Autonomous technology will profoundly affect tactics and doctrine in the future, too. Instead of using a joystick to control a robot, an operator will use his or her voice and hand gestures to direct robots performing as part of a combat team. With advanced autonomy, multiple robots functioning as wingmen and teammates will significantly reduce costs and demands on personnel. At that point, robots will be true force multipliers capable of performing a variety of tasks and coordinated missions, such as collaborative target engagement using unmanned ground and aerial vehicles.

Facing Global Competition

Right now, on the battlefields in Afghanistan, thousands of life-saving military robots are deployed with troops. It's the beginning of a shift to squads with more robots and fewer soldiers. The robots go in first, providing situational awareness for troops from safe standoff distances while inspecting IEDs, clearing convoy routes and performing other dangerous missions.

Although the United States is leading the world in robotics, global competition is picking up. Plenty of other nations -- Israel, South Korea, China and Germany, to name a few -- also see the incredible potential in robotics. South Korea already has a national industrial strategy for robotics; the United States doesn't at this point. With so much at stake, we need to ensure the United States stays on top.

Of course, competition for resources is always an issue and even more so in a tightening defense market. The dilemma facing military planners is whether budget dollars are spent on ships, tanks, airplanes and the weapons of the past or on unmanned systems and other emerging technologies of the future. It's a tough transition. And it raises another difficult question: what do we do in the interim?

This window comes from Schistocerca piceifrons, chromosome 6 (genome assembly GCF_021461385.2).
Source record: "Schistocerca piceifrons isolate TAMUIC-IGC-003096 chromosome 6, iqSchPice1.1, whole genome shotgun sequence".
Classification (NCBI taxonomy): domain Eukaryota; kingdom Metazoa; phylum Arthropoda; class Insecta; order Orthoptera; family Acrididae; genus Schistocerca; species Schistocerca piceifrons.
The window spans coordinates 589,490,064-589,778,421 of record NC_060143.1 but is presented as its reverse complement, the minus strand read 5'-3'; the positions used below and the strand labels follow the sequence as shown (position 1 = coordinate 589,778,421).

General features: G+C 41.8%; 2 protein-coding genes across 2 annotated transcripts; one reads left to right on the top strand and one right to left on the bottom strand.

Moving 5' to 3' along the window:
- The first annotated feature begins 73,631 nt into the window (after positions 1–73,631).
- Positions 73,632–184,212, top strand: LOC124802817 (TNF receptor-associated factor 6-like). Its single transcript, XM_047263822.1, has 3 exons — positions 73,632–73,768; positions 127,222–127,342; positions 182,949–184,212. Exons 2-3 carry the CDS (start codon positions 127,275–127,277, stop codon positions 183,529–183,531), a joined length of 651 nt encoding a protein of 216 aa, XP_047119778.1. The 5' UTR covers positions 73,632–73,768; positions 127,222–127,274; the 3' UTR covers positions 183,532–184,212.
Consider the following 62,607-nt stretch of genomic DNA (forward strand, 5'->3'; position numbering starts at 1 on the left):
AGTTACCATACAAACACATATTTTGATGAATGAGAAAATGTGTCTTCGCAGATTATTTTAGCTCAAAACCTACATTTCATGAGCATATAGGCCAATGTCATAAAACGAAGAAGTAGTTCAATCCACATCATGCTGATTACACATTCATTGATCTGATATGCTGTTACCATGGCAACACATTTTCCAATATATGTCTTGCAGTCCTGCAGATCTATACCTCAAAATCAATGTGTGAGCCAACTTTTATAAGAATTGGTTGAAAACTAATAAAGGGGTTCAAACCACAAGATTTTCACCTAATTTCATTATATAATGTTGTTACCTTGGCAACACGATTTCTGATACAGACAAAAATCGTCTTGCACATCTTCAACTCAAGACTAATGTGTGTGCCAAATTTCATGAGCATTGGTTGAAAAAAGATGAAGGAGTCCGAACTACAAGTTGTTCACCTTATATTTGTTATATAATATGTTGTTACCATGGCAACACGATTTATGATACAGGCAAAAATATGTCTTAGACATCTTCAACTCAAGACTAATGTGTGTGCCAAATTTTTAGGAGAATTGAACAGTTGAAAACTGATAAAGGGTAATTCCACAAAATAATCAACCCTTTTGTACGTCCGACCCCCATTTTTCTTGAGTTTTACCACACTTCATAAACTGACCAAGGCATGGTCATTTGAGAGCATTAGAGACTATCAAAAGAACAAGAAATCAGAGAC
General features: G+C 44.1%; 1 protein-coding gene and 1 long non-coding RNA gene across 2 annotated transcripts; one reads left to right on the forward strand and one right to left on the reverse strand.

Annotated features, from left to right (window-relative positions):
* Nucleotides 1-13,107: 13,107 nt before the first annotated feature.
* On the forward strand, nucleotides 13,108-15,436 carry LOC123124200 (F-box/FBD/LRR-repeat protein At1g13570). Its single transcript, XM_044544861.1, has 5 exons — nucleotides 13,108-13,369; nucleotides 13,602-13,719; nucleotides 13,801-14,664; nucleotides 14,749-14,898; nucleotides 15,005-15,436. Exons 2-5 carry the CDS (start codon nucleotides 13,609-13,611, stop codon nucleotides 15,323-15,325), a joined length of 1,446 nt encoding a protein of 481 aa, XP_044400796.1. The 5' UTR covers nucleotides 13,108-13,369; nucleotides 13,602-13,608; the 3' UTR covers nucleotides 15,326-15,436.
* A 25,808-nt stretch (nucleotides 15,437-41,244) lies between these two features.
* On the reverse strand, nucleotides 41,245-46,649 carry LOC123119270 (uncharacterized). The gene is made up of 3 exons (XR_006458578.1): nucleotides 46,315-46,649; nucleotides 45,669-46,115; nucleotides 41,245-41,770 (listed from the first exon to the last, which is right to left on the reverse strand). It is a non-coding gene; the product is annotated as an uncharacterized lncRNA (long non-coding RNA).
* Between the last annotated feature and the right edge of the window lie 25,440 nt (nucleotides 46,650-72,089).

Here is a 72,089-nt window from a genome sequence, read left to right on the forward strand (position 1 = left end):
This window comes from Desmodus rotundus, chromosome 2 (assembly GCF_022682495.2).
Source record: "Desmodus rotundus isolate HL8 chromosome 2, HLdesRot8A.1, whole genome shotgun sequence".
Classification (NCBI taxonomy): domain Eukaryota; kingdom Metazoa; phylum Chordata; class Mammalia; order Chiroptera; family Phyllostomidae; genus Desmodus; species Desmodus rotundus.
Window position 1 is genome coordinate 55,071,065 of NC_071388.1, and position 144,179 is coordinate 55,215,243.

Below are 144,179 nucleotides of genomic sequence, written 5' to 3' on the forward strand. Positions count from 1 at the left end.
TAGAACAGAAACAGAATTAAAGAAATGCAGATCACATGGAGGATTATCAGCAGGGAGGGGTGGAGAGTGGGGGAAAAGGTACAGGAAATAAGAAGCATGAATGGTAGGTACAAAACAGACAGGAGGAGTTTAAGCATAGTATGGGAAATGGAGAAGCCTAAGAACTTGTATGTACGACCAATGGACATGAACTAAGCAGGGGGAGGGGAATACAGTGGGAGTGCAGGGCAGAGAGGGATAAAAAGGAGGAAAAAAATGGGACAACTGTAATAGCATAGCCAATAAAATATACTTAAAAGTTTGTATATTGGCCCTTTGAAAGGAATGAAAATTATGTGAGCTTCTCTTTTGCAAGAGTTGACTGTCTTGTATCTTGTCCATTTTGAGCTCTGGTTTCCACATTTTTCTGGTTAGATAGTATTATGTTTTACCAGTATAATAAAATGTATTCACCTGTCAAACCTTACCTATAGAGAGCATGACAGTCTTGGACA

Learning Our Lessons

One thing's for sure: we need to learn from the lessons of the last 10 years, particularly with regard to irregular warfare and the cheap, simple asymmetric attacks that have profoundly restricted freedom of action and cost our troops dearly, including the proliferation of IEDs.

A new strategy is emerging. Future conflicts likely will be fought with more special operations troops from greater standoff distances with better situational awareness and better coordination. Robots will be smaller and lighter and they'll perform reconnaissance, clear buildings and conduct raids and other dangerous missions for the infantry and special operations forces, not just for bomb-disposal teams.

With the addition of more robots, the future battlefield generally will be more survivable. In the future, soldiers will be able to leverage intelligent unmanned systems even more so than they do today (and we already do a lot today with satellite feeds, tactical reconnaissance, standoff weapons systems, air strikes and more). Ultimately, unmanned systems will work together collaboratively on the land, in the air and under water to provide enhanced situational awareness and perform coordinated missions.

For national defense and economic growth, the United States must maintain its leadership position in robotics -- with what we know today, what we see coming tomorrow and what we don't know will be coming in the distant future.

Joe Dyer is chief strategy officer at iRobot Corp. His career in the U.S. Navy included positions as commander of the Naval Air Systems Command, commander of the Naval Air Warfare Center and F/A-18 program manager. He chairs NASA's Aerospace Safety Advisory Panel.